Building Awareness. (Architecture in the Art Room)
Meilach, Dona Z., Arts & Activities
Probably every child recognizes a Coca-Cola[R] or an M&M's[R] logo. A logo identifies a product. A similar symbol is a building for which a city or country is known. For instance, the Statue of Liberty symbolizes the United States, and the Eiffel Tower is a symbol of Paris, and of France. They are like logos.
When people know the great buildings of the world, they also learn where they are and, in turn, build knowledge of buildings. Pairing buildings up with countries can help students become aware of architecture, its function, how it reflects a country, its styles, and the times in which it was built.
What are some of the world's greatest buildings? There's Stonehenge in England; The Parthenon and The Citadel of Mycenae in Greece; The Blue Mosque and Hagia Sophia in Istanbul; La Sagrada Familia in Barcelona; The Great Wall of China; The Royal Crescent in Bath, England; The Eiffel Tower, The Pompidou Center and The Pyramid at the Louvre in Paris; and The Sydney Opera House in Australia. These buildings represent their countries, different uses and different times. They are like logos.
A building represents more than a place where people live, work or worship. It can be any type of structure that demands architecture and engineering. From a simple mud hut to the great palaces of the world, someone had to plan their construction and function. The great buildings of the world are masterpieces in that they advanced the use of themes, materials and techniques, and each captured the spirit of its time and place.
The simple structure of the Egyptian pyramids has a timeless serenity. The Potala Palace overlooking the city of Lhasa, is Tibet's most important building. When it is was constructed between 1645 and 1693, its wood, earthen and stone palace walls were fortified against earthquakes by pouring molten copper into some of the cavities.
The Royal Crescent and the city of Bath, England, revolutionized the concept of town planning in 1767. The Sydney Opera House in Sydney, Australia, exhibits the plasticity inherent in concrete to create a sculptural building. In 1998, Frank O. Gehry's Guggenheim Museum in Bilbao, Spain, used steel, stone and glass for the structure, then wrapped the design in titanium.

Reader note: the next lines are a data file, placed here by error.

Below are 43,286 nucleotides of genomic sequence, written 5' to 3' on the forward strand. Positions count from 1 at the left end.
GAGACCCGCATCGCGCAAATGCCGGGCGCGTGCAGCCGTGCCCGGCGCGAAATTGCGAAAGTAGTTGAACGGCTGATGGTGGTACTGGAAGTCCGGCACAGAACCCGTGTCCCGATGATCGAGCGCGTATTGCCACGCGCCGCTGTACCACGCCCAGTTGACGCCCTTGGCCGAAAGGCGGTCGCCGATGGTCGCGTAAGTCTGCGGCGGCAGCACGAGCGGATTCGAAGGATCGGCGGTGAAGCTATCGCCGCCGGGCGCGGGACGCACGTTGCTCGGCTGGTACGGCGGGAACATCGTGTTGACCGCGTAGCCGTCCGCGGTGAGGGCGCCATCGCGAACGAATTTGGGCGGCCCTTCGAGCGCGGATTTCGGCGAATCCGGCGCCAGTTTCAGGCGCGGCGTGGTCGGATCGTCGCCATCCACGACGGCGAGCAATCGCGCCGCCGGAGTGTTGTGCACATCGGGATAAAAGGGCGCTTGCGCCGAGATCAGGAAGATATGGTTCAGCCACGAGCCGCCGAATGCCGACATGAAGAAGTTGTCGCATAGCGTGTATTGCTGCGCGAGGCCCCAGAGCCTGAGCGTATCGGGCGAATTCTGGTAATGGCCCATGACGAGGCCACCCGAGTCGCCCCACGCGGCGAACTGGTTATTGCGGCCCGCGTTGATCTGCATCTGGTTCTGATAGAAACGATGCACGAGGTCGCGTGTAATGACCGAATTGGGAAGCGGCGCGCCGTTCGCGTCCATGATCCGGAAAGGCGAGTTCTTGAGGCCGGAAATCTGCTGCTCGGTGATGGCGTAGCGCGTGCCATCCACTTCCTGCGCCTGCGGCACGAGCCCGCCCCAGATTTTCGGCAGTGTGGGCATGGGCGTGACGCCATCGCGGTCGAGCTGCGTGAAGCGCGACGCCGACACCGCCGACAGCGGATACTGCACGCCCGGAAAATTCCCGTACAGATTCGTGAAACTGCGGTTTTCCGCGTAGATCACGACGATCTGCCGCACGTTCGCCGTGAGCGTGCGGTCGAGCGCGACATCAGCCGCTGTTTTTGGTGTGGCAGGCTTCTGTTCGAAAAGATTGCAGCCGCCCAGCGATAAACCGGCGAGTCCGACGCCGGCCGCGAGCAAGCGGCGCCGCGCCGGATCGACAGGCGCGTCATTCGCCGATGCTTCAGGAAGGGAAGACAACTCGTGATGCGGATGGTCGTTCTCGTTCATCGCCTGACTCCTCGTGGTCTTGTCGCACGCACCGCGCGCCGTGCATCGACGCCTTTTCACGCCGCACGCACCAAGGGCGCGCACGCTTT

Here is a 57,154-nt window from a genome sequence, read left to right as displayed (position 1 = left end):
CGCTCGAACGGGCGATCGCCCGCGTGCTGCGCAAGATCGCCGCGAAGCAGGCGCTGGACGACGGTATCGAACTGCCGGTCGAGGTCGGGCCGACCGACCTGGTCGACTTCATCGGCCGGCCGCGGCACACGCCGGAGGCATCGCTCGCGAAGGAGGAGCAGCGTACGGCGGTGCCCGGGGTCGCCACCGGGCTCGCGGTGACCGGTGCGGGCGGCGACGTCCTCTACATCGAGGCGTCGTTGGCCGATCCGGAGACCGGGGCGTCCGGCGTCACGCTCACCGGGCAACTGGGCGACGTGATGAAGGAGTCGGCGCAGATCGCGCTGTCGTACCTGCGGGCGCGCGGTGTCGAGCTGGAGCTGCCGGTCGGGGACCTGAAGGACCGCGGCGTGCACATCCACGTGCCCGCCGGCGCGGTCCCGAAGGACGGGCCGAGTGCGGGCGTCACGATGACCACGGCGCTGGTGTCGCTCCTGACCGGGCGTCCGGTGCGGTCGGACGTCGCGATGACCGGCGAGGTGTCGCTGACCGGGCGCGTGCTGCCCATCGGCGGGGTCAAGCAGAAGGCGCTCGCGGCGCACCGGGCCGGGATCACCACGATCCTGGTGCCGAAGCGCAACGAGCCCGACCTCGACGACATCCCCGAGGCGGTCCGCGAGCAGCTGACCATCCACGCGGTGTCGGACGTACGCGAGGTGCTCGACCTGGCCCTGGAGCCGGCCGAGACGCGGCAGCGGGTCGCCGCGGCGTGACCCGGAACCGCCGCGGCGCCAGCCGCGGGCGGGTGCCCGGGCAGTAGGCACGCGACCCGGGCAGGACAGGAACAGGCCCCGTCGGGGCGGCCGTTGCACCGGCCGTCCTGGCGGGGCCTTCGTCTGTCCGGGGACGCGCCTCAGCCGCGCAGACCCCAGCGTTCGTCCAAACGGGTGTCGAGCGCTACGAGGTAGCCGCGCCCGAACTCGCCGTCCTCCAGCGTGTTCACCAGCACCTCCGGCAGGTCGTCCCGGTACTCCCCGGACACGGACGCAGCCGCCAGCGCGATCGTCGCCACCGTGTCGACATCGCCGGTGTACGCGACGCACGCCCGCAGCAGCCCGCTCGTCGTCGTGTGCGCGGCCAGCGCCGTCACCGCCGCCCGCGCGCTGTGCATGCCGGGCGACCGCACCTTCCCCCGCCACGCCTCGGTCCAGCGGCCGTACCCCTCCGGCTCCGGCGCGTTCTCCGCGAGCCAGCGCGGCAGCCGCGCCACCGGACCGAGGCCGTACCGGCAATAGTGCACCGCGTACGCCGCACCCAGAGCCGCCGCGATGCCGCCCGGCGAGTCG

Architectural awareness erases a person's complacency about buildings. It increases one's enjoyment of their surroundings and introduces them to structures of different countries and the cultures they represent. What else does building awareness teach? It tells about the styles of the times, a building's function, its use of interior spaces, its embellishments and its setting.
Several of the world's masterpiece buildings are pictured here. With a little research using the suggested resources, you and your students can quickly build a library of images and information. Have students gather photos and information from art, architecture and travel sections of magazines and newspapers; travel brochures and books; art books and encyclopedias. The Internet is another resource for finding information on the buildings and their countries.
In many structures, the reason for being and the historical background are as interesting as the appearance of the final structure. The Taj Majal (Crown Palace), near Agra, India, for example, was built by the Mughal Emperor, Shah Jahan, as a mausoleum for his favorite wife who died after the birth of their 14th child.
Built between 1631 and 1653, the pure white marble structure is as high as a modern 20-story building, yet so superbly proportioned that it appears delicate, almost dreamlike, with its image reflected in the pool of the formal gardens. Its jewel-embedded surface helps reflect atmospheric nuances throughout the day and seasons.
FORTRESSES Archaeologists are still arguing about the function of Machu Picchu, an incredible grouping of buildings first discovered in 1912 in Peru. Was it a fortress, a city, a palace or an important ceremonial site? …